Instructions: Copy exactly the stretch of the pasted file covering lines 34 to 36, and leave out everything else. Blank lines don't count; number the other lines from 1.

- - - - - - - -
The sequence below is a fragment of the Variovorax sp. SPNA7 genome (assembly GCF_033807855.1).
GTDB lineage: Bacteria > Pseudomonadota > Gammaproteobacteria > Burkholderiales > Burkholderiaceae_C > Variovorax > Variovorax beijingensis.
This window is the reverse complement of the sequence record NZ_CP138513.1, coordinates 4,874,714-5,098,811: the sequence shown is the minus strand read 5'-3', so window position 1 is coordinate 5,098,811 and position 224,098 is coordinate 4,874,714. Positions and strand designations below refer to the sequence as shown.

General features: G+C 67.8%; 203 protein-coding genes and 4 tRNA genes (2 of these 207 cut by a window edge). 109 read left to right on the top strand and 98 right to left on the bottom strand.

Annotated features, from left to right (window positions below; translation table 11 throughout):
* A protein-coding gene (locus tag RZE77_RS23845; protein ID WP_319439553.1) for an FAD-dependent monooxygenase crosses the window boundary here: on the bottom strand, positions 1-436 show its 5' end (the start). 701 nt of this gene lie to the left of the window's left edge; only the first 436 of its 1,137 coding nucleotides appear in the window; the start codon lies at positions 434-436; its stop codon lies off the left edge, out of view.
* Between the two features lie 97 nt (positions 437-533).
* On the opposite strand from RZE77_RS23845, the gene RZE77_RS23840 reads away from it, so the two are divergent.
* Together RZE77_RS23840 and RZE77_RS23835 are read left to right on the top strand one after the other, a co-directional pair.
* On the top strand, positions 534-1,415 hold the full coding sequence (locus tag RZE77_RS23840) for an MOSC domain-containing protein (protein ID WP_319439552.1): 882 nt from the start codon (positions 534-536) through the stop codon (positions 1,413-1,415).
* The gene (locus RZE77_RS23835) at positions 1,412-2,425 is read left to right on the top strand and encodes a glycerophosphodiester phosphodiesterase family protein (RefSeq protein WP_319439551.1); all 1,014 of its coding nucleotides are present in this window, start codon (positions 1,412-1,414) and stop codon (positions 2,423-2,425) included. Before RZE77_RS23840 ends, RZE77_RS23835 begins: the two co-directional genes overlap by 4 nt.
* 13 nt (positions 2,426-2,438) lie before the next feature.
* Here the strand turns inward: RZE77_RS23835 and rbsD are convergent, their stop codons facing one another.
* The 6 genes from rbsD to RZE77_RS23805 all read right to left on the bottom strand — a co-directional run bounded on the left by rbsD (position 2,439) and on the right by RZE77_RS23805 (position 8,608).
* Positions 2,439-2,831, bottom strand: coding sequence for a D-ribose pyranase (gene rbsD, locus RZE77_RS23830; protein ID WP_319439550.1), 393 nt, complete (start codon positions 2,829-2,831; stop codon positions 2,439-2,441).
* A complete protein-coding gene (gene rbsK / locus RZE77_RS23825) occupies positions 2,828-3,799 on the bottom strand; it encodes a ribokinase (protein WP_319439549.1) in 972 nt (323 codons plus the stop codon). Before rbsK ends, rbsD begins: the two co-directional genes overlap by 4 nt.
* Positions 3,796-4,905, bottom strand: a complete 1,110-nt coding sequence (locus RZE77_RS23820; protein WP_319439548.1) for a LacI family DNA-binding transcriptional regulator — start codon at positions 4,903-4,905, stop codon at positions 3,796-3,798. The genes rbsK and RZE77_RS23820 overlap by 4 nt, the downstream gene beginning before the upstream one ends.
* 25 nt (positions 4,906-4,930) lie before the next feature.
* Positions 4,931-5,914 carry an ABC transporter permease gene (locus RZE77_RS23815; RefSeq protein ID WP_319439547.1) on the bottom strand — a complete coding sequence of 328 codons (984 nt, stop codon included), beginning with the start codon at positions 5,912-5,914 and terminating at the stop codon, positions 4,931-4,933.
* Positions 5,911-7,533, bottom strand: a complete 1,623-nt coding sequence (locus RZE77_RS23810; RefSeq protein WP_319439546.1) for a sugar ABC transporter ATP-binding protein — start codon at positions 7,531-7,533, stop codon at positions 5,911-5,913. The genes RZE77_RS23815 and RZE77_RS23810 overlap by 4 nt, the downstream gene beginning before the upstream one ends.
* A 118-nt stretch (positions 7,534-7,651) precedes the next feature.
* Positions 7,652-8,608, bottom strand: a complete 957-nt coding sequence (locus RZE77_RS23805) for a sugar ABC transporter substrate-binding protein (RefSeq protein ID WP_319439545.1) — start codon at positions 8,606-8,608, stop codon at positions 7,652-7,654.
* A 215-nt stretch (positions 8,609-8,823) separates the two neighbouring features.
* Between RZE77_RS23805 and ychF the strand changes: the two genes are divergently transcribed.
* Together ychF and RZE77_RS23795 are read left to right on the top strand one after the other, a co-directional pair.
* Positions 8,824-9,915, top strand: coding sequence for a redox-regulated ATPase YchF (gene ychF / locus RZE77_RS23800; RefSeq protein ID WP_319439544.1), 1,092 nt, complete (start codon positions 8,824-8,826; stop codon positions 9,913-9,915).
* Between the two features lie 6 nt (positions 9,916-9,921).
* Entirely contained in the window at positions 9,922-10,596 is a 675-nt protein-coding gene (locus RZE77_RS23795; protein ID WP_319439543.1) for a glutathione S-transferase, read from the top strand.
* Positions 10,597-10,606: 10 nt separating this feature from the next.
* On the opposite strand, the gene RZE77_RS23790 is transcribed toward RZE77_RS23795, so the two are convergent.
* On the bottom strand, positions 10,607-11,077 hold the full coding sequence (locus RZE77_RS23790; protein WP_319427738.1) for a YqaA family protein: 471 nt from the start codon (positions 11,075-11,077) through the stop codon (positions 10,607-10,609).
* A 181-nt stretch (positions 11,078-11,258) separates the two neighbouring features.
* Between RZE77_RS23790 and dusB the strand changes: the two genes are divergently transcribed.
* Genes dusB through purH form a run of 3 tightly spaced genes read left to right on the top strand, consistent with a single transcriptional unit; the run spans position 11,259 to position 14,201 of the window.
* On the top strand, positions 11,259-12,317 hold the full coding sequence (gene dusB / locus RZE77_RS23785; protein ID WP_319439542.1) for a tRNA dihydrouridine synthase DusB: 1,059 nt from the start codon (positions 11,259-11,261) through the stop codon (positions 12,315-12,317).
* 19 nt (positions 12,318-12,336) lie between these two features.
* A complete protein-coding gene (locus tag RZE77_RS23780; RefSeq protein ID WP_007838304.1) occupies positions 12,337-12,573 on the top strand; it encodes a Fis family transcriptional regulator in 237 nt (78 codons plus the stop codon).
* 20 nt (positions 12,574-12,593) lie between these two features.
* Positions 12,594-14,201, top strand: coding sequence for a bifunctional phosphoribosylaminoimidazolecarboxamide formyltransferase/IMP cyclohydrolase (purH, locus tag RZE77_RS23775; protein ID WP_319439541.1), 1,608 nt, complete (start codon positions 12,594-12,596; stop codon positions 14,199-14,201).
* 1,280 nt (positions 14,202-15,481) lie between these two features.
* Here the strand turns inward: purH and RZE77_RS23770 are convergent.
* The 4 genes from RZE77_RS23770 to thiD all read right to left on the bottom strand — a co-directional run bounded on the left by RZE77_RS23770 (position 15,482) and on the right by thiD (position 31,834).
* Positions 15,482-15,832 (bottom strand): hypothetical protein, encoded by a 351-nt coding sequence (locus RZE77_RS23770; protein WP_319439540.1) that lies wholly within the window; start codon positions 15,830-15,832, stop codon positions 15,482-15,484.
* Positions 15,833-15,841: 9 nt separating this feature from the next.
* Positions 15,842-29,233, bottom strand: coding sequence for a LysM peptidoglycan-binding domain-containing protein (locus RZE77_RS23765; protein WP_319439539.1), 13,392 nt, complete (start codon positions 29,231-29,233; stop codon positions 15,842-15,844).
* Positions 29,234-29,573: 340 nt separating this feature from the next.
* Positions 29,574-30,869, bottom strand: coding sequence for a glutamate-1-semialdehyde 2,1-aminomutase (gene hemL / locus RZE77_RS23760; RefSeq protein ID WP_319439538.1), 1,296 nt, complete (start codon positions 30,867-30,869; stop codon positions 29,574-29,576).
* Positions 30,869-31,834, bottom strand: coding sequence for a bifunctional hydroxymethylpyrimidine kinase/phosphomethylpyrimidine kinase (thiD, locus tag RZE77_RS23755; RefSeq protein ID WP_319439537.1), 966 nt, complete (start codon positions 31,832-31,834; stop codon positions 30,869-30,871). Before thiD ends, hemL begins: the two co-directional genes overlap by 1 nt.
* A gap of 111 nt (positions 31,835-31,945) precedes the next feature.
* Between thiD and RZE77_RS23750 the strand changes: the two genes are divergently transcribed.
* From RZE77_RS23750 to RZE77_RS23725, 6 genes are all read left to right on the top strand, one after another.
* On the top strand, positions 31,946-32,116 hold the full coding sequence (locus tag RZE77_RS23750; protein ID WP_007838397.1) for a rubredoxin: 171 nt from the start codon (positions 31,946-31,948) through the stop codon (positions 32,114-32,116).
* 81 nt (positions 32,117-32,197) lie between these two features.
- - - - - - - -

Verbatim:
* Genes dusB through purH form a run of 3 tightly spaced genes read left to right on the top strand, consistent with a single transcriptional unit; the run spans position 11,259 to position 14,201 of the window.
* On the top strand, positions 11,259-12,317 hold the full coding sequence (gene dusB / locus RZE77_RS23785; protein ID WP_319439542.1) for a tRNA dihydrouridine synthase DusB: 1,059 nt from the start codon (positions 11,259-11,261) through the stop codon (positions 12,315-12,317).
* 19 nt (positions 12,318-12,336) lie between these two features.